Embarking foot passengers ascend all the way to the top freight deck - where they find the former aft docking bridge...

Embarking foot passengers ascended all the way to the top freight deck to the former aft docking bridge...

... latterly in use as a reclining seat lounge.

... latterly in use as a reclining seat lounge.

The international terminal at Igoumenitsa.

Seen from the Seatrade is Igoumenitsa's international ferry terminal.

The top deck during loading. This was primarily used for tourist vehicles and, in particular, passengers "camping on board".
Some lorries were also squeezed in here...

Some lorries were also squeezed in up here...

Access forward from the aft bridge area was via this narrow alleyway alongside the camper vans on the port side. It appears a few passengers never got this far - the following morning some who had overnighted in the aft bridge enquired if "there was anywhere else" on board!

In a bid to increase the ship's passenger capacity, a pair of charming "lounges" were added on former open deck space, just aft of the bridge wings - here is the starboard side version.

In a bid to increase the ship's passenger capacity, a pair of charming 'lounges' were added on former open deck space, just aft of the bridge wings - here is the starboard side version.

The recesses beneath the lifeboats provided a small area of traditional outside deck space.

The recesses beneath the lifeboats provided a small area of traditional outside deck space.

Aft of the saloons on decks 7 and 8 were a variety of cabins, many of which had been spruced up by Stena in the ship's 2007 refit.

Aft of the saloons on decks 7 and 8 were a variety of cabins, many of which had been spruced up by Stena in the ship's 2007 refit.

At some stage the ship lost her small sauna, which is seen here in late 2006, before both the final Stena and Ventouris refits.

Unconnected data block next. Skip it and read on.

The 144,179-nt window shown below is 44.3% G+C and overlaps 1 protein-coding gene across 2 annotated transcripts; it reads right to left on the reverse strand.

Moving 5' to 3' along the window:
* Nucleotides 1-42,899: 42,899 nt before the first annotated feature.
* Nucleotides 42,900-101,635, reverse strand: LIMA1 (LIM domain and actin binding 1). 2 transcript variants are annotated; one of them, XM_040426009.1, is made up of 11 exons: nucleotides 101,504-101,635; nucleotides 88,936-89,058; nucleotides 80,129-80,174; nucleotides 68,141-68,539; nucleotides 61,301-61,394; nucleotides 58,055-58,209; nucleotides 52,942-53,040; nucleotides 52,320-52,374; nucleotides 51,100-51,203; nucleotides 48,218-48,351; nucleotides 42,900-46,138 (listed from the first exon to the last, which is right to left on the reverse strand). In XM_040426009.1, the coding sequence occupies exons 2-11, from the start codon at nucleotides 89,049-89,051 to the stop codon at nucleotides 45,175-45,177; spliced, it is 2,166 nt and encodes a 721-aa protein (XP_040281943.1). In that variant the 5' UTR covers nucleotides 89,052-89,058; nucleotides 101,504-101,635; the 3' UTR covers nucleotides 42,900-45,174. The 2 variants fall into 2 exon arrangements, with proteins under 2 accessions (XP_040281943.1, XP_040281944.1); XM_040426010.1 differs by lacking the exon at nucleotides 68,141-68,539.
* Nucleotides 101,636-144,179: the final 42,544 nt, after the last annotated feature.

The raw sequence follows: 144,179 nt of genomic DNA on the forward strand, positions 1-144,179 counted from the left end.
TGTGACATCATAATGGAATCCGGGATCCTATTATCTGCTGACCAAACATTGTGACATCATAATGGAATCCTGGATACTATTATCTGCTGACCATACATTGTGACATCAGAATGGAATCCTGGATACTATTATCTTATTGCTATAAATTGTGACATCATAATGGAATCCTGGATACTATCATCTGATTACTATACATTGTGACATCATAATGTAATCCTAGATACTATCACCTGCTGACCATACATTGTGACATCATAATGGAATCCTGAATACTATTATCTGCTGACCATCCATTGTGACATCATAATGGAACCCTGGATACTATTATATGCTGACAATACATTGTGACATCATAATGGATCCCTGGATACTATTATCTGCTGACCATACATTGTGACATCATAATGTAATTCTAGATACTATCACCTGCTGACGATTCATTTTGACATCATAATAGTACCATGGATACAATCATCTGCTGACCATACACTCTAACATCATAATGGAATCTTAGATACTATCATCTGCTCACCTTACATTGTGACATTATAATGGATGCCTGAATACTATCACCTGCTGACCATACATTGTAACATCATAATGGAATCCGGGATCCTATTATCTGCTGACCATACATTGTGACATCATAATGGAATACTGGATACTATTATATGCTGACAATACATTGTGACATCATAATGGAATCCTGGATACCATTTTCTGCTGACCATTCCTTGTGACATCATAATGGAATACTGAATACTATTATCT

At some stage the ship lost her small sauna, which is seen here in late 2006, before both the final Stena and Ventouris refits.

Forward on Deck 8 was the former cafeteria, complete to the end with its Stena 'Truckers Lounge' identity.

Forward on Deck 8 was the former cafeteria, complete to the end with its Stena 'Truckers Lounge' identity.

Truckers Lounge bar counter; out of picture to the right is the small cafeteria servery area.

Truckers Lounge bar counter; out of picture to the right is the small, enclosed, cafeteria servery area.

Another view, looking across from the starboard side.

Another view, looking across from the starboard side.

The deck below, Deck 7, featured this lower lounge.

The deck below, Deck 7, featured this lower lounge.

Ventouris installed this small additional lounge, complete with bar and reception desk, aft of the forward saloon on Deck 7.

Ventouris installed this small additional lounge, complete with bar and reception desk, aft of the forward saloon on Deck 7.

Time to head below decks...

Time to head below decks...

The cabins on Deck 2 were used until very near the end in the Stena days but, with Ventouris, they were abandoned and derelict.

Moving back up a deck, Deck 3 was the main freight deck.

Moving back up a deck, Deck 3 was the main freight deck.

This still bore many clear signs that the ship had once been a train ferry.

This still bore many clear signs that the ship had once been a train ferry.

Deck 3 - looking aft from adjacent to the centre casing.

Deck 3 - looking aft from adjacent to the centre casing.

On board the ship during the Stena days, before the railway lines were properly removed.